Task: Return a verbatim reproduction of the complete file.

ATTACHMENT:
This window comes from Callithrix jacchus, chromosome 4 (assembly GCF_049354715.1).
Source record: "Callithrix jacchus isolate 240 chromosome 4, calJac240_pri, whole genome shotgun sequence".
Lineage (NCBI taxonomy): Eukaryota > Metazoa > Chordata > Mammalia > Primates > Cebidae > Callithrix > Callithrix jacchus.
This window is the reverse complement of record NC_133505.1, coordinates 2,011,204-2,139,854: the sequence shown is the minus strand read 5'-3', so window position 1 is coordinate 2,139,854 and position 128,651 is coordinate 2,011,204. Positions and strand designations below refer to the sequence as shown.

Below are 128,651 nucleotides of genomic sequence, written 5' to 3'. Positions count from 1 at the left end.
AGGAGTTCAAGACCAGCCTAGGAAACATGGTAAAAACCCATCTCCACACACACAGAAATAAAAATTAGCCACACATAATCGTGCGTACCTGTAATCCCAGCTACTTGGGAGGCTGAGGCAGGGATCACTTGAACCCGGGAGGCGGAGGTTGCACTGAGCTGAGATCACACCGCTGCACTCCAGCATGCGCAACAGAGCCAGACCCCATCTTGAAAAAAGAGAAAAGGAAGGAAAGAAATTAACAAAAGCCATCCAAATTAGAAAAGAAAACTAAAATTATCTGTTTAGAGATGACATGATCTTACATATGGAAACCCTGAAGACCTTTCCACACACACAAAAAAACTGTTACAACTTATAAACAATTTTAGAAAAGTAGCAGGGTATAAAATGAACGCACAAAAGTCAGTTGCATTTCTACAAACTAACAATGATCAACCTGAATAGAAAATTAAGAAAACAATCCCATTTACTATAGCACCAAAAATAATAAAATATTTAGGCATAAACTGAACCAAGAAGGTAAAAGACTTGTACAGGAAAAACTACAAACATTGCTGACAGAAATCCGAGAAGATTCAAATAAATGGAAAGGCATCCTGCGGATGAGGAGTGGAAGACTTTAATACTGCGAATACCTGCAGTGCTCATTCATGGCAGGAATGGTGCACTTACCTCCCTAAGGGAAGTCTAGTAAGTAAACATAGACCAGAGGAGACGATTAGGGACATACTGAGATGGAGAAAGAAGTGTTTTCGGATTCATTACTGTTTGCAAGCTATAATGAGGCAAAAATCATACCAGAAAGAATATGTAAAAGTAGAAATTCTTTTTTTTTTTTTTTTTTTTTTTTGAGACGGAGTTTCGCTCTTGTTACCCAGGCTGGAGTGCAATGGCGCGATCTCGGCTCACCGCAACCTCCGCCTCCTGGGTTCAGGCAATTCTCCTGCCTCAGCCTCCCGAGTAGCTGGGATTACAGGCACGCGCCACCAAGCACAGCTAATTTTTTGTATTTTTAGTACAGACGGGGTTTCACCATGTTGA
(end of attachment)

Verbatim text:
This window comes from Callithrix jacchus, chromosome 4 (assembly GCF_049354715.1).
Source record: "Callithrix jacchus isolate 240 chromosome 4, calJac240_pri, whole genome shotgun sequence".
Lineage (NCBI taxonomy): Eukaryota > Metazoa > Chordata > Mammalia > Primates > Cebidae > Callithrix > Callithrix jacchus.
This window is the reverse complement of record NC_133505.1, coordinates 2,011,204-2,139,854: the sequence shown is the minus strand read 5'-3', so window position 1 is coordinate 2,139,854 and position 128,651 is coordinate 2,011,204. Positions and strand designations below refer to the sequence as shown.

Below are 128,651 nucleotides of genomic sequence, written 5' to 3'. Positions count from 1 at the left end.
AGGAGTTCAAGACCAGCCTAGGAAACATGGTAAAAACCCATCTCCACACACACAGAAATAAAAATTAGCCACACATAATCGTGCGTACCTGTAATCCCAGCTACTTGGGAGGCTGAGGCAGGGATCACTTGAACCCGGGAGGCGGAGGTTGCACTGAGCTGAGATCACACCGCTGCACTCCAGCATGCGCAACAGAGCCAGACCCCATCTTGAAAAAAGAGAAAAGGAAGGAAAGAAATTAACAAAAGCCATCCAAATTAGAAAAGAAAACTAAAATTATCTGTTTAGAGATGACATGATCTTACATATGGAAACCCTGAAGACCTTTCCACACACACAAAAAAACTGTTACAACTTATAAACAATTTTAGAAAAGTAGCAGGGTATAAAATGAACGCACAAAAGTCAGTTGCATTTCTACAAACTAACAATGATCAACCTGAATAGAAAATTAAGAAAACAATCCCATTTACTATAGCACCAAAAATAATAAAATATTTAGGCATAAACTGAACCAAGAAGGTAAAAGACTTGTACAGGAAAAACTACAAACATTGCTGACAGAAATCCGAGAAGATTCAAATAAATGGAAAGGCATCCTGCGGATGAGGAGTGGAAGACTTTAATACTGCGAATACCTGCAGTGCTCATTCATGGCAGGAATGGTGCACTTACCTCCCTAAGGGAAGTCTAGTAAGTAAACATAGACCAGAGGAGACGATTAGGGACATACTGAGATGGAGAAAGAAGTGTTTTCGGATTCATTACTGTTTGCAAGCTATAATGAGGCAAAAATCATACCAGAAAGAATATGTAAAAGTAGAAATTCTTTTTTTTTTTTTTTTTTTTTTTTGAGACGGAGTTTCGCTCTTGTTACCCAGGCTGGAGTGCAATGGCGCGATCTCGGCTCACCGCAACCTCCGCCTCCTGGGTTCAGGCAATTCTCCTGCCTCAGCCTCCCGAGTAGCTGGGATTACAGGCACGCGCCACCAAGCACAGCTAATTTTTTGTATTTTTAGTACAGACGGGGTTTCACCATGTTGA